During the course of meeting, the items or topics listed in the Agenda are discussed serially one by one.
All the participants express their views or opinions and discuss among themselves the pros and cons of each item of Agenda.
Finally they arrive at some conclusions or decisions, which are always kept on official record. We call them as minutes of a meeting.
Thus minutes are the formal records of proceedings of a meeting.
In other words these are the brief of discussions held and decisions taken at the meeting.
It is the duty of a Secretary to retain all such discussions, deliberations and decisions in writing specifically.
The purpose of writing minutes is;
- To serve as the formal record of discussion and
- To serve as a background for future discussions.
Minutes comprises of;
- Date and number of meeting.
- A list of those names of those who attended the meeting
- A list of those members who did not attended the meeting and from whom apologies were received.
- The record of confirmation of the previous minutes and any amendments agreed to by the committee.
- The essential, relevant background to the topic under discussion
- A succinct summary of the discussion
- A clear and unambiguous record of the decision reached/ resolution and if appropriate, of those individuals/bodies responsible for talking subsequent action.
- Where discussion of a specific case leads to a policy issue , it is important that a separate minute be written on the policy issue(even if this item did not appear on the agenda). Remember;Use the term Chairperson and not Chairman or Chairwoman. Non gender specific language must be used in the minutes.
Principles of a Memo
Before setting out to write the minute, the following principles should be borne in mind for effective writing:
A minute is a selective, not verbatim record.
Clarity is essential for good communication. Those who were not present should be able to understand what happened at the meeting from reading the minutes. All references should be specific, relevant and accurate.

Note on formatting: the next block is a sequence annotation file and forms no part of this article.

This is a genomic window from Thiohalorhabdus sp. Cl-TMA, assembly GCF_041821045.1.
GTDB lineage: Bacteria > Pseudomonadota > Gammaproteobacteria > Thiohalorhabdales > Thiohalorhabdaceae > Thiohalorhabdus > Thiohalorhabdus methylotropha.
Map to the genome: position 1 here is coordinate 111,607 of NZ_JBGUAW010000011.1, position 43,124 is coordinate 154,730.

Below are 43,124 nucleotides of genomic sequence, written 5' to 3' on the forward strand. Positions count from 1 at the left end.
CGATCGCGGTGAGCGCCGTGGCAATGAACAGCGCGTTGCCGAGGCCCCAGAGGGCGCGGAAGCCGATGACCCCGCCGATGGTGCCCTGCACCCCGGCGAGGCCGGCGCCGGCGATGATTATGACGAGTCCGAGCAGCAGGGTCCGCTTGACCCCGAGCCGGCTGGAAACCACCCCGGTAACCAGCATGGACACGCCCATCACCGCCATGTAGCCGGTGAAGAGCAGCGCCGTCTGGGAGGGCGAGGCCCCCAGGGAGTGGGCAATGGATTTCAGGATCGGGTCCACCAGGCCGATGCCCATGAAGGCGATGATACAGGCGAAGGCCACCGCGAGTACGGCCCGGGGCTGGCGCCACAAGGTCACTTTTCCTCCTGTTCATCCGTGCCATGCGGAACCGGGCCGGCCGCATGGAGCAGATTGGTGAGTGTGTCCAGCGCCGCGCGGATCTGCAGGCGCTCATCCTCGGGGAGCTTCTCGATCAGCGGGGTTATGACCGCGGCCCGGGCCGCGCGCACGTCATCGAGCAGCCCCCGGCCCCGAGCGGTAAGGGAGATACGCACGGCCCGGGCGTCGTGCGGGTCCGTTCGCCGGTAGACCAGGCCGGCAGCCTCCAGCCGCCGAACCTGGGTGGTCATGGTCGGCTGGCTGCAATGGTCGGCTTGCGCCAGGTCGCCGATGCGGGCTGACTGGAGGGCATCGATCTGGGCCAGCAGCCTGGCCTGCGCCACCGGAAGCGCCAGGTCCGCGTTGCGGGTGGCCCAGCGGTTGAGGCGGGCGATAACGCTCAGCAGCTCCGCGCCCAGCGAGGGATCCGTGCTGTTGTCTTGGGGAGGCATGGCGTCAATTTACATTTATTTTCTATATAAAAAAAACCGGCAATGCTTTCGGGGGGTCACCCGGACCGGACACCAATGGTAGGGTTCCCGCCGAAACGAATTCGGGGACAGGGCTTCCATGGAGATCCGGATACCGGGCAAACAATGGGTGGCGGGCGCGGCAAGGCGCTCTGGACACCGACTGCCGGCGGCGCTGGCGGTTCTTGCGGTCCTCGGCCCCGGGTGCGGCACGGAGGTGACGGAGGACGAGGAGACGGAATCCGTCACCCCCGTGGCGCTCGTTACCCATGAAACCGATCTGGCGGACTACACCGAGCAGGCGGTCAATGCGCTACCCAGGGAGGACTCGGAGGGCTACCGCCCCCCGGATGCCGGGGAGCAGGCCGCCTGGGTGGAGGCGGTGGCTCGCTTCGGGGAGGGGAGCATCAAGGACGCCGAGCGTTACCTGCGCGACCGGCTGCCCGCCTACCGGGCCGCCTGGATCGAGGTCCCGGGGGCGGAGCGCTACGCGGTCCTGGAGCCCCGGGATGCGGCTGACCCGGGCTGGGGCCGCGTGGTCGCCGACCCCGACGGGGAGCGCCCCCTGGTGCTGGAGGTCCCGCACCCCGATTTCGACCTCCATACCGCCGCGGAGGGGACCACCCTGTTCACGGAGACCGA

The minute should stand by itself so that additional information is not required if it is required if it is referred to somebody. If readers want more of the ‘background’, they should be able to check references.
Decisions /resolutions should be conveyed clearly. The language of actual resolution or decision should be reproduced.
Write up the minutes as soon as possible after the meeting.
Tips to Help You to Take Better Minutes at Your Next Meeting.
- Have a copy of the agenda with you. Follow the agenda closely during the meeting and use a stopwatch to note when items begin and end.
- If the agenda item has been addressed under the allocated time, the speaker should finish. The time that’s left over can be used to address any items that couldn’t be covered earlier in the discussion.
- It’s up to the group, with the help of the facilitator, to decide to keep on the issue or move on.For example, the group may want to get through the rest of the agenda and then revisit the extended issue at the end of the meeting.In some groups, the leader may make this decision. If it’s important enough, a separate meeting may be scheduled to discuss an issue in more detail, which would also give people time to prepare better for meaning discussion.
- It’s the timekeeper’s role to let
the group know when a speaker’s time is up. When one-minute remains, signal the group non-verbally (raise your hand, ring a small bell).This gesture should be determined before the discussion begins. When the speaker’s time is up, make the gesture again. Using a non-verbal gesture is comfortable for the timekeeper since he doesn’t have to interrupt and encourages the speaker to be concise and stay on time.
- The timekeeper should also alert the facilitator and group members to breaks.You could say, for example, “I just wanted to let everyone know there are only 10 minutes before our break”. You could also write reminders on cards and hold them up as a reminder.
As follow-up, e-mail an attachment of the meeting notes to each of the participants.
Or save them to the company’s network in a meetings folder. This way, all the meeting participants have access to the meeting notes if there’s an idea or discussion they’d like to revisit.
In the e-mail, also summarize the action items assigned during the meeting. Outline what was assigned, to whom it was assigned, the priority level and the due date.
When a meeting’s adjourned, it’s not always clear who’s responsible for what, which means action items aren’t always carried through.
By summarizing the action items in an e-mail, you can be certain all participants understand who’s responsible for what.
Minutes is the formal record of discussions in the meeting. Minutes also works as base for the future meetings.
For taking better minutes a meeting, some principles, tips, steps must be followed.